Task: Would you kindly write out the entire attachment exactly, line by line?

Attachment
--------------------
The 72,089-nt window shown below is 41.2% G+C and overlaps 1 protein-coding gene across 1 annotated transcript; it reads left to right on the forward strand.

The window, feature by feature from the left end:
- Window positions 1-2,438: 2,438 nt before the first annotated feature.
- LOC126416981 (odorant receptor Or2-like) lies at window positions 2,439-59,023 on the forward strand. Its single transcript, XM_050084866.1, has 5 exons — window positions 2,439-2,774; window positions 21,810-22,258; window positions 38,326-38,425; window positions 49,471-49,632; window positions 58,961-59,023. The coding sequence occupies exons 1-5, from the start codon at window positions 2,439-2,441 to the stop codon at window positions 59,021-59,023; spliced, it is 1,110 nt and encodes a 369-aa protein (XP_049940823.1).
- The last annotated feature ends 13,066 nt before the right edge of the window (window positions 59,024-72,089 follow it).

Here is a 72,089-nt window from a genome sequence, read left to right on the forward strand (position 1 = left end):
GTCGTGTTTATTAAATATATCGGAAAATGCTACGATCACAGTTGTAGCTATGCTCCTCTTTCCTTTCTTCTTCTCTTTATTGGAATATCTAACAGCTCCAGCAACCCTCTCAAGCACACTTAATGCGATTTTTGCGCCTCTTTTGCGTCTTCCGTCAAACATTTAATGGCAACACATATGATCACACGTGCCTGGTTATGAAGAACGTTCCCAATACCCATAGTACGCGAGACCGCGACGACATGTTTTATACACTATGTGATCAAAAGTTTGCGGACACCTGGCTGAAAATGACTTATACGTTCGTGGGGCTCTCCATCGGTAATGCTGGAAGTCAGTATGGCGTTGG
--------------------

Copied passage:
The 72,089-nt window shown below is 41.2% G+C and overlaps 1 protein-coding gene across 1 annotated transcript; it reads left to right on the forward strand.

The window, feature by feature from the left end:
- Window positions 1-2,438: 2,438 nt before the first annotated feature.
- LOC126416981 (odorant receptor Or2-like) lies at window positions 2,439-59,023 on the forward strand. Its single transcript, XM_050084866.1, has 5 exons — window positions 2,439-2,774; window positions 21,810-22,258; window positions 38,326-38,425; window positions 49,471-49,632; window positions 58,961-59,023. The coding sequence occupies exons 1-5, from the start codon at window positions 2,439-2,441 to the stop codon at window positions 59,021-59,023; spliced, it is 1,110 nt and encodes a 369-aa protein (XP_049940823.1).
- The last annotated feature ends 13,066 nt before the right edge of the window (window positions 59,024-72,089 follow it).

Here is a 72,089-nt window from a genome sequence, read left to right on the forward strand (position 1 = left end):
GTCGTGTTTATTAAATATATCGGAAAATGCTACGATCACAGTTGTAGCTATGCTCCTCTTTCCTTTCTTCTTCTCTTTATTGGAATATCTAACAGCTCCAGCAACCCTCTCAAGCACACTTAATGCGATTTTTGCGCCTCTTTTGCGTCTTCCGTCAAACATTTAATGGCAACACATATGATCACACGTGCCTGGTTATGAAGAACGTTCCCAATACCCATAGTACGCGAGACCGCGACGACATGTTTTATACACTATGTGATCAAAAGTTTGCGGACACCTGGCTGAAAATGACTTATACGTTCGTGGGGCTCTCCATCGGTAATGCTGGAAGTCAGTATGGCGTTGG